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Your first day of school will be scary!

Di Jeffrey Pella

Pubblicato il 30 Set. 2011

Aggiornato il 01 Ago. 2012 15:16

Parents’ words and anxiety disorders – part 2

kid preoccupation © Mike Kiev - Fotolia.comIn part one of this series I briefly discussed the onset, prevalence, severity and course of anxiety disorders. I also highlighted some parental behaviors that are thought to encourage the development of shy and anxious behavior in children. In part 2 of this series I am discussing the thoughts that anxious parents may have regarding their own ability to manage social situations as well as their thoughts of their children’s ability.

Highly anxious individuals tend to think of unfamiliar situations as more threatening than individuals with low levels of anxiety(Eysenck, MacLeod & Mathews, 1987). Applying this, researchers have investigated mothers’ thoughts and expectations of their children’s hypothetical performance in unfamiliar situations. Interestingly, these studies have shown that in the context of anxiety, mothers think their children will be worried and have more negative expectations of their children’s performance. Mothers also expect their children to be more vulnerable (Creswell et al. 2008). While these findings regarding mothers’ thoughts are interesting, do anxious children have similar thoughts and expectations of their own ability? The answer appears to be yes. Compared to non-anxious children, anxious children have thoughts containing higher levels of threat and more negative feelings regarding these types of situations. Anxious children also estimate that they have a lower capacity to cope with these unfamiliar situations compared to non-anxious children. However, the mental state of parents was not investigated in this study (Muris, Luermans, Merkelbach & Mayer, 2000).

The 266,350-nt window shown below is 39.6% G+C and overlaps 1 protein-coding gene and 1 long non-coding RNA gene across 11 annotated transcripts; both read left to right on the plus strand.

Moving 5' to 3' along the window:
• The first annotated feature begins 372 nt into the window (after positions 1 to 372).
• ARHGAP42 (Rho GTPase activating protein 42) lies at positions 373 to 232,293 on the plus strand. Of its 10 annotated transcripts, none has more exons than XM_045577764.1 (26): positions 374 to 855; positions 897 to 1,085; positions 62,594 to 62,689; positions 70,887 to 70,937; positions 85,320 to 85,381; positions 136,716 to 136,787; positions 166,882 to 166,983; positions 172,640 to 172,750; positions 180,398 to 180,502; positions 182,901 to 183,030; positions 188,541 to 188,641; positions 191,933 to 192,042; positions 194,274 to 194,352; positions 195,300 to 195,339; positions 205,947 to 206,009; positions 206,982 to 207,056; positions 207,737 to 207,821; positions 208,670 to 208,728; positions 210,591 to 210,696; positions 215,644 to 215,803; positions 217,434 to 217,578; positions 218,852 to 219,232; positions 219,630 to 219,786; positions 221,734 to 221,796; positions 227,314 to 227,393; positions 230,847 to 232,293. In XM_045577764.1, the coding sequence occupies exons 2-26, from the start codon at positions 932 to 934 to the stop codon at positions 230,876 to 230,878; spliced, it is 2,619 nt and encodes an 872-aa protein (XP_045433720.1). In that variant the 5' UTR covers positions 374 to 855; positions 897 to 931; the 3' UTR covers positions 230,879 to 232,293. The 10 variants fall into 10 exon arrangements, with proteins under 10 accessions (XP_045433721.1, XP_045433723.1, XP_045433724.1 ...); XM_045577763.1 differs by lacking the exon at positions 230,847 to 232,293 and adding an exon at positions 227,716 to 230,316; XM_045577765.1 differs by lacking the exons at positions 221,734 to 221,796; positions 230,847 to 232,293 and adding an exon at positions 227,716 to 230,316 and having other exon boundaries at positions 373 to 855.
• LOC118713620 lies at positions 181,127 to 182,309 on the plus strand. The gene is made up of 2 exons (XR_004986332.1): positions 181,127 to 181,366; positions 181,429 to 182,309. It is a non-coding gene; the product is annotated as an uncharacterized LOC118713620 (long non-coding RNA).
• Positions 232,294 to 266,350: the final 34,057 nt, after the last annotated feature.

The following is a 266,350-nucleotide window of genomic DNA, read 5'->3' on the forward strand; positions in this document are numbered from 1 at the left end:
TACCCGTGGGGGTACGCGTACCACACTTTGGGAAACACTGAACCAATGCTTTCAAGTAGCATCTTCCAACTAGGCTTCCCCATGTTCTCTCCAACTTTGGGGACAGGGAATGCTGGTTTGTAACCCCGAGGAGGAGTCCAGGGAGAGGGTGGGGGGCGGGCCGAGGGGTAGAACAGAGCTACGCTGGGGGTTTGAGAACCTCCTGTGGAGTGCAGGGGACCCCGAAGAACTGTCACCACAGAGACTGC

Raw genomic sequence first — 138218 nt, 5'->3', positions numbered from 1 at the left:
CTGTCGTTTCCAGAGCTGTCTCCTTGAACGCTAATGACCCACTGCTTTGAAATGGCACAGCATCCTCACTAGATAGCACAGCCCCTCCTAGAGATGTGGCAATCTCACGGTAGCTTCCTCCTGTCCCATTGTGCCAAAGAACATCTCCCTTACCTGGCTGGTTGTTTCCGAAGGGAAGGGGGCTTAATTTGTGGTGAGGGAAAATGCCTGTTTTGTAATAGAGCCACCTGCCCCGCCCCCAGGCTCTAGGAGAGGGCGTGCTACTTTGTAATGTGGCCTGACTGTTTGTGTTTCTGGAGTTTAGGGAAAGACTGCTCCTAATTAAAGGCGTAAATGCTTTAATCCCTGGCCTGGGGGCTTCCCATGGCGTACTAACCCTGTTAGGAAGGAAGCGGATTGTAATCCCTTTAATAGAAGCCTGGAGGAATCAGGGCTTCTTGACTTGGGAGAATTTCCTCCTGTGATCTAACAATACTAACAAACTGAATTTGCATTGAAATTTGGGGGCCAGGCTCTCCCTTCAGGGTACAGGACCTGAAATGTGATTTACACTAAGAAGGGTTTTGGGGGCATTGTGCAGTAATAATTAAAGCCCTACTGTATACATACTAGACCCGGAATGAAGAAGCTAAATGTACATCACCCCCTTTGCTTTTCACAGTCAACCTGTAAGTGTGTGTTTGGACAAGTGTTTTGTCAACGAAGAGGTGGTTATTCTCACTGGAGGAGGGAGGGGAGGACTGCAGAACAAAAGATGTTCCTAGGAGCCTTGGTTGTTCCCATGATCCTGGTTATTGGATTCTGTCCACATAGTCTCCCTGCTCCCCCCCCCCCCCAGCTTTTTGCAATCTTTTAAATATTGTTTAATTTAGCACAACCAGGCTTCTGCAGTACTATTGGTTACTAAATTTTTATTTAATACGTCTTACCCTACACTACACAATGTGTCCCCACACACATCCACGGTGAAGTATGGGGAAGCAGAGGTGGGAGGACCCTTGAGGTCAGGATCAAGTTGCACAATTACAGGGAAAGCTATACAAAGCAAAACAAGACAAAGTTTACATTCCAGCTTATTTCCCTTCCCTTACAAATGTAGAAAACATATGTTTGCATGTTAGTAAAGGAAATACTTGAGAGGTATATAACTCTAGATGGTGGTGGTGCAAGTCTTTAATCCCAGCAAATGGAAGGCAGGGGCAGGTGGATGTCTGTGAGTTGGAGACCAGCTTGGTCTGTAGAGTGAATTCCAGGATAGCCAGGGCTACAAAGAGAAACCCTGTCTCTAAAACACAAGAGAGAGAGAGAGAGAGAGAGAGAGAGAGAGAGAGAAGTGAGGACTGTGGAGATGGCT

While these findings are interesting, perhaps the most influential studies have shown those mothers’ threat interpretations and distressful thoughts are strongly associated with their children’s thoughts. Mothers’ threatening thoughts were also found to have an impact on their children’s thoughts over an extended period of time. It also appears that an increase in mothers’ threat interpretations is associated with their children paying greater attention to threat in their own environment (Creswell, O’Connor & Brewin, 2006)

So what does all this mean? Well, it appears that anxious mothers and children are both interpreting unknown situations in a similarly anxious manor. But are these anxious thoughts communicated between mothers and their children? For the next part of this series, I will discuss the effect of anxiety on family discussions.


  • Eysenck, M. W., MacLeod, C., & Mathews, A. (1987). Cognitive functioning and anxiety. Psychological Research, 49, 189 – 195.
  • Creswell, C., O’Connor T. G., & Brewin, C. R. (2008). The impact of parents’ expectations on parenting behaviour: An experimental investigation. Behaviour and Cognitive Psychotherapy, 36, 483 – 490.
  • Creswell, C., O’Connor T. G., Brewin, C. R. (2006). A longitudinal investigation of maternal and child „anxious cognitions’. Cognitive Therapy and Research, 30, 135 – 147.
  • Muris, P., Luermans, J., Merckelbach, H., & Mayer, B. (2000). ‘Danger is lurking everywhere’. The relation between anxiety and threat perception abnormalities in normal children. Journal of Behavior Therapy & Experimental Psychiatry, 31, 123 – 136.

Si parla di:
Jeffrey Pella
Jeffrey Pella

DOCTOR OF PSYCHOLOGY PhD in Psychology, University of Reading

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